Friday, March 5, 2010

by Henry F. Heald

When the ICF held its international forum in Kingston, Jamaica, in 1999 Ewart Walters joined the event from Ottawa. Walters had been a journalist in his native Jamaica, and served in the Jamaican foreign service, before emigrating to Canada.

Ewart Walters Part of Ottawa's multicultural community is an organization called Dream-Keepers which keeps alive the ‘dream' of Revd Martin Luther King Jr. that all races would live together one day in harmony. Every January, on or near the anniversary of King's birthday, Dream-Keepers celebrates with a public meeting in Ottawa City Hall and the presentation of a plaque honoring someone who has done outstanding work in promoting racial harmony.

In January 2010 the award went to Ewart Walters for his role ‘as a community leader and vocal advocate for justice’.

Walters is the publisher of Spectrum, a monthly newspaper serving the diverse community of ‘visible minorities’ that make up an important sector of the population in Ottawa,

Here is Walter's acceptance address:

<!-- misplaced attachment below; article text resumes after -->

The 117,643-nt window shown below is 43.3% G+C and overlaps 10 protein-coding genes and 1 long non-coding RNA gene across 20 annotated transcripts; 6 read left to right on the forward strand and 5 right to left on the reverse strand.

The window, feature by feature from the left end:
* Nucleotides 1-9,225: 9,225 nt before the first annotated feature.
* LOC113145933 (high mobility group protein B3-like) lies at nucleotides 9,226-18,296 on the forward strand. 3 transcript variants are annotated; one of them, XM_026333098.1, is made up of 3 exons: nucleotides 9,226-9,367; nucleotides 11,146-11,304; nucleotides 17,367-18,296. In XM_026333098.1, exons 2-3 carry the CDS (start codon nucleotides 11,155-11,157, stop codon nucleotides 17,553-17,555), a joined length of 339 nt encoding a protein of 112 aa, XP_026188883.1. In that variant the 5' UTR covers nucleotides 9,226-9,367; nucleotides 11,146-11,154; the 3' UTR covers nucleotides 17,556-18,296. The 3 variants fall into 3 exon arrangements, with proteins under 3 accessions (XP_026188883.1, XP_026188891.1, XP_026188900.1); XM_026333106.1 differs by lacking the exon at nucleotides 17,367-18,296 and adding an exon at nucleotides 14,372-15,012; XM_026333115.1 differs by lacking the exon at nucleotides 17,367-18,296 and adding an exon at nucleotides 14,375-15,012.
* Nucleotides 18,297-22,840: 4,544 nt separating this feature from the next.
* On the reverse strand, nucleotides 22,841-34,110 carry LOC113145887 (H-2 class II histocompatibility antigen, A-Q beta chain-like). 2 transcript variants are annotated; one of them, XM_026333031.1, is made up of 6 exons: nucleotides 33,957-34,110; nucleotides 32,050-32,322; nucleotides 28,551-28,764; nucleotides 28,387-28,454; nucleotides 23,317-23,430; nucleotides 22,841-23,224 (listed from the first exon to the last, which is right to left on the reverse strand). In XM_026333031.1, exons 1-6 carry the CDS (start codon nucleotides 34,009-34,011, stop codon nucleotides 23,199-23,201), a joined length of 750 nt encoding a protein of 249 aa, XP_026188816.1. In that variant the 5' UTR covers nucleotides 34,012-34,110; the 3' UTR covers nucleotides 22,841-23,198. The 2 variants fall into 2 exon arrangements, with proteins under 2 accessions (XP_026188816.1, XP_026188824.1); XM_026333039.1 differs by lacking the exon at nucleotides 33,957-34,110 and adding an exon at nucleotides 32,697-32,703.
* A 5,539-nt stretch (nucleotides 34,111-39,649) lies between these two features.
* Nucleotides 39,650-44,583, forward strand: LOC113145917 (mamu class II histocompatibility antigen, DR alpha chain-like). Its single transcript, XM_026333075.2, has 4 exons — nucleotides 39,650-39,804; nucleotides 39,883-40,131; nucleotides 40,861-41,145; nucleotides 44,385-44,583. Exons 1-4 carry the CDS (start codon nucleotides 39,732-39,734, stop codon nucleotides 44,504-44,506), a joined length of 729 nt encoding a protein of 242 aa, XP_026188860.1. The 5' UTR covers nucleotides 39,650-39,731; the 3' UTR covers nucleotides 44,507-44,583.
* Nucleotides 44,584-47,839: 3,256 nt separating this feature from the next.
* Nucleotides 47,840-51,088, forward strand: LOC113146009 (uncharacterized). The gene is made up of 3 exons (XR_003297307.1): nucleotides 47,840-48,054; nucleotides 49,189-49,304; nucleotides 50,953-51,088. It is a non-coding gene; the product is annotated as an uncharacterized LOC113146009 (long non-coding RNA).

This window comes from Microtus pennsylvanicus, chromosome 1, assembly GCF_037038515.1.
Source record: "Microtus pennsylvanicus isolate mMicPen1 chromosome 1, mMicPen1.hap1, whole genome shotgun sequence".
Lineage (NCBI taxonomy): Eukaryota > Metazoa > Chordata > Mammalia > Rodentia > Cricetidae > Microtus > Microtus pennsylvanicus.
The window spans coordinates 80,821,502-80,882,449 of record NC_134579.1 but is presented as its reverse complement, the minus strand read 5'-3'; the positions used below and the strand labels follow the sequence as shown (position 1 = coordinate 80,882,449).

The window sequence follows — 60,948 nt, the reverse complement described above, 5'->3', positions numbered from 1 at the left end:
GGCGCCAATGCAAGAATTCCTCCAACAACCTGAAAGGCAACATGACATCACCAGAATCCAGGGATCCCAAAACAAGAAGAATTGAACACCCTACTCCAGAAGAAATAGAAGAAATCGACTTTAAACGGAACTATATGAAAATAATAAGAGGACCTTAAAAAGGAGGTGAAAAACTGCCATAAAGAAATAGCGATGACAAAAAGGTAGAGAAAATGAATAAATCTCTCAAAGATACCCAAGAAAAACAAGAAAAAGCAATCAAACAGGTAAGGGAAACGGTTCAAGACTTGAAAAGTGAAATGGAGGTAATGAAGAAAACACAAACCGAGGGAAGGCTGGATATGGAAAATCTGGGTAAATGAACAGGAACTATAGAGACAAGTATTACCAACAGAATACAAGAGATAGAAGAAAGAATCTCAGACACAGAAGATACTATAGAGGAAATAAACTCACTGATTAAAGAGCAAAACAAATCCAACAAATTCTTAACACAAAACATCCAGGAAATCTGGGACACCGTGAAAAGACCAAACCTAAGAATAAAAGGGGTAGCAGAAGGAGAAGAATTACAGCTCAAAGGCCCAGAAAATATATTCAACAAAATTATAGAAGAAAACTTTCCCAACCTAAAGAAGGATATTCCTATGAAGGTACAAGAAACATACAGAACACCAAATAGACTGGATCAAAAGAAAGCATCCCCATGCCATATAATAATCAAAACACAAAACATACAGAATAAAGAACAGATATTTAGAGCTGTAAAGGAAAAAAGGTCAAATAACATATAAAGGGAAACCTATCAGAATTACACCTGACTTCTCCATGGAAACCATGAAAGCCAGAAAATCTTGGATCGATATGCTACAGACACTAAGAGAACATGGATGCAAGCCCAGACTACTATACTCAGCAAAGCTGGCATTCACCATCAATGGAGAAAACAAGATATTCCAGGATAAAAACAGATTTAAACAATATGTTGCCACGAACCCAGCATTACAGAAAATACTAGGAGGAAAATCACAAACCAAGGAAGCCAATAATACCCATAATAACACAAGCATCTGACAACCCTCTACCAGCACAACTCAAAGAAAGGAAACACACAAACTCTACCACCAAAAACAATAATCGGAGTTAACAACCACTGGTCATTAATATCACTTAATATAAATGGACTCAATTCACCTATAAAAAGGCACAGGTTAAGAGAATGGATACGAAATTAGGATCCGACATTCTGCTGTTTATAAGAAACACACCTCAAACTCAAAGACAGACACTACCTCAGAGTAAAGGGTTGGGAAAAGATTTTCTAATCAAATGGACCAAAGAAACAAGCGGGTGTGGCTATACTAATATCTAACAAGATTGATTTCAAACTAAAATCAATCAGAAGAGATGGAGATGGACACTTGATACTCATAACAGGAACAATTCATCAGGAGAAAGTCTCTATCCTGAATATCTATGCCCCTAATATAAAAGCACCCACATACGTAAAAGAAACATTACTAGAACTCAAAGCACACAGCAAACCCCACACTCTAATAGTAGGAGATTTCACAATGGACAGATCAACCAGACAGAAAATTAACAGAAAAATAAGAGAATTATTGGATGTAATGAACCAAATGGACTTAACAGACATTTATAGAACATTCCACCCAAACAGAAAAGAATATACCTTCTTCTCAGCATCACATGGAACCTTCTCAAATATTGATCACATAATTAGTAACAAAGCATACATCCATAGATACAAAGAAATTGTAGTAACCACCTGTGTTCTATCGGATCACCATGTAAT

Still searching for a just society

by Ewart Walters

MLK Community Award Recipient, 18 January 2010

Let me begin by thanking the Dream-Keepers for this recognition, and by thanking this magnificent gathering for your presence here today. I want to say that I am honoured. This is a big deal.

Long before I came to understand the courage of Nelson Mandela, there was the Revd Dr Martin Luther King Jr. It is painful to think that he was not yet 40 when we were robbed of his illustrious life. He was for millions - including me - a guide, a hero, a mentor.

"Lives of great men all remind us - we can make our lives sublime And departing leave behind us footprints on the sands of time. "

Those words of Henry Wadsworth Longfellow have new resonance on a day like this. Revd King was a great man. For me, he exemplified many of the precepts I grew up with - thoughts about freedom, about justice; the belief in that section of the American Constitution which says:

"We hold these truths to be self-evident that all men are created equal, that they are endowed by their Creator with certain unalienable Rights, that to secure these rights, Governments are instituted among men, deriving their just powers from the consent of the governed."

Dr King's light still shines. And I am very honoured to be cited with an award bearing his name.

When the Dream Keepers in 2005 revived the annual King memorial that was started many years ago by Sheila Pitt, Mayor Bob Chiarelli agreed to have it staged at City Hall for the first time. It drew some 350 people. But it was the new civic profile of the memorial rather than the numbers which lifted the spirits of many of us who call Ottawa home. We belonged.